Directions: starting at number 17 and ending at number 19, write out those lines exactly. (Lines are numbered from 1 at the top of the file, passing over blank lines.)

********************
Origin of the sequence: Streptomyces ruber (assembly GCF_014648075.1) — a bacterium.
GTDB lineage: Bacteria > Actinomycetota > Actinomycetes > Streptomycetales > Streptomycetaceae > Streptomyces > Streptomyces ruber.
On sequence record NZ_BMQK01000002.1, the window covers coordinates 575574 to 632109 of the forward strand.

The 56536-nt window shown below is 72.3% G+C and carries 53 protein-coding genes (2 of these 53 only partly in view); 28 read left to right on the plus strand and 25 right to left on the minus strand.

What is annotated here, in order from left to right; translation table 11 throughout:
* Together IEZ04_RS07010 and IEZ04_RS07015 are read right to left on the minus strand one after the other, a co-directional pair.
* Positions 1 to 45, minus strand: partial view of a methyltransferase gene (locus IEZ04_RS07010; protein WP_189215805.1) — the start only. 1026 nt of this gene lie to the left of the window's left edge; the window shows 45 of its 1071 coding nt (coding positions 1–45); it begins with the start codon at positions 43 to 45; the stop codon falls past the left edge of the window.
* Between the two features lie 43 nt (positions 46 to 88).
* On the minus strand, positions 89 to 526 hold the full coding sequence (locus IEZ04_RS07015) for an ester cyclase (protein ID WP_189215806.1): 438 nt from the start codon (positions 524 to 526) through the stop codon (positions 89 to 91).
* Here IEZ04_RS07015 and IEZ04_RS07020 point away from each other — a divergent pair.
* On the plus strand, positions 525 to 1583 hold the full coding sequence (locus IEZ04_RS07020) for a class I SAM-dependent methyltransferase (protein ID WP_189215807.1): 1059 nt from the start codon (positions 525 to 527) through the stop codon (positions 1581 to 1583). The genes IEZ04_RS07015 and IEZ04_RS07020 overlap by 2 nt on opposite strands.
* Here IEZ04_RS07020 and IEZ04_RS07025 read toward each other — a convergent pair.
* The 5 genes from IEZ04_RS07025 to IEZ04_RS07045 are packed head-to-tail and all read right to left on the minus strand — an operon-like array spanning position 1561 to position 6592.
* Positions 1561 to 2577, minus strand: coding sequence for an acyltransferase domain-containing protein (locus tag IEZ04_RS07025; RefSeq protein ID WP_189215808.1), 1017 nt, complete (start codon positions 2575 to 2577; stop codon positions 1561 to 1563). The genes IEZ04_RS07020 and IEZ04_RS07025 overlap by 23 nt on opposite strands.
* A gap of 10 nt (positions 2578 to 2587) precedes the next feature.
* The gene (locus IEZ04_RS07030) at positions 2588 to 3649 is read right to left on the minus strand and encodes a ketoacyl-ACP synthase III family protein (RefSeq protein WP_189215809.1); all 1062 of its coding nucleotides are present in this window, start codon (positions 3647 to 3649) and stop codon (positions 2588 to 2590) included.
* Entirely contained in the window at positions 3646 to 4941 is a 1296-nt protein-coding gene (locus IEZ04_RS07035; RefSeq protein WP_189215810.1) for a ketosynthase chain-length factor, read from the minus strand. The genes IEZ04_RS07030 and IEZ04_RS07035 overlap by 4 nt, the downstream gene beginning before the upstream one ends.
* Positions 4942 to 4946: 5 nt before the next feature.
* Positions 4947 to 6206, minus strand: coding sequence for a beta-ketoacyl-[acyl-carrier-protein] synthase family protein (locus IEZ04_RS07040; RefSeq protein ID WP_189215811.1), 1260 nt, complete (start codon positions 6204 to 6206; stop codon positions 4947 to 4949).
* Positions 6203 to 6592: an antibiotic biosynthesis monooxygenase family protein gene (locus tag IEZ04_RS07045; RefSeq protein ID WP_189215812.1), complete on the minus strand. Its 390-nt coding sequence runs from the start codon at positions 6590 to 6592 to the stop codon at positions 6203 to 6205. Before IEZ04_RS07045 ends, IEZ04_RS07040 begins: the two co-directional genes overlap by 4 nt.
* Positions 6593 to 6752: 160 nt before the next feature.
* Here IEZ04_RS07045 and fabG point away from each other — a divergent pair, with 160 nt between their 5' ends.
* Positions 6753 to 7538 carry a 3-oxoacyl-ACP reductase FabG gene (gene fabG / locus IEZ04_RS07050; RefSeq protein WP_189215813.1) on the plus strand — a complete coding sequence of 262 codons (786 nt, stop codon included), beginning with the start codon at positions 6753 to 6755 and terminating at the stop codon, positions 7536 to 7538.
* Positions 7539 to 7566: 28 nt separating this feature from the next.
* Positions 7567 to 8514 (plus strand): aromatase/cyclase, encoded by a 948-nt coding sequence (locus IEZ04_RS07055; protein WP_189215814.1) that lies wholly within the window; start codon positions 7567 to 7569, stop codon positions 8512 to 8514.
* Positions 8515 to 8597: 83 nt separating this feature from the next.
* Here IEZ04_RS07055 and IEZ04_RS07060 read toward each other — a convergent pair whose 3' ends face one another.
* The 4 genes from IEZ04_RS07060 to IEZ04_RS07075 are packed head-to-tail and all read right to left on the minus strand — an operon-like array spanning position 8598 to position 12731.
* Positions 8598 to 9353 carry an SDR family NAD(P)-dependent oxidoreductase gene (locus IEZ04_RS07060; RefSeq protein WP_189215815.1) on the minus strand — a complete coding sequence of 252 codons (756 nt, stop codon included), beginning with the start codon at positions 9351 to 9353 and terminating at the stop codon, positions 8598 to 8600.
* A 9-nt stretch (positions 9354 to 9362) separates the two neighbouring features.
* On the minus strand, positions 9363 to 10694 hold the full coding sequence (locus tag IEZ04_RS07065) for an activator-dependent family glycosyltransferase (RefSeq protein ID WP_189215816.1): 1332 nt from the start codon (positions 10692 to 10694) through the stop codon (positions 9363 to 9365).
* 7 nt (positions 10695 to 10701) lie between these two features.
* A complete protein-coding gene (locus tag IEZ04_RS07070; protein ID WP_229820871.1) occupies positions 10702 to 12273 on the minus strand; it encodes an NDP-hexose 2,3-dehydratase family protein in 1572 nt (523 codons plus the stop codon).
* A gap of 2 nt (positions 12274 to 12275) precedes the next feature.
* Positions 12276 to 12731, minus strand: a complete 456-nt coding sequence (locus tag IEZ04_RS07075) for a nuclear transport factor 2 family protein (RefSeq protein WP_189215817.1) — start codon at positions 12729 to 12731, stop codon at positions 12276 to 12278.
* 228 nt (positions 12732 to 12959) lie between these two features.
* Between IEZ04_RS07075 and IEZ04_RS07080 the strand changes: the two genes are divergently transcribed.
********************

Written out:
* Entirely contained in the window at positions 3646 to 4941 is a 1296-nt protein-coding gene (locus IEZ04_RS07035; RefSeq protein WP_189215810.1) for a ketosynthase chain-length factor, read from the minus strand. The genes IEZ04_RS07030 and IEZ04_RS07035 overlap by 4 nt, the downstream gene beginning before the upstream one ends.
* Positions 4942 to 4946: 5 nt before the next feature.
* Positions 4947 to 6206, minus strand: coding sequence for a beta-ketoacyl-[acyl-carrier-protein] synthase family protein (locus IEZ04_RS07040; RefSeq protein ID WP_189215811.1), 1260 nt, complete (start codon positions 6204 to 6206; stop codon positions 4947 to 4949).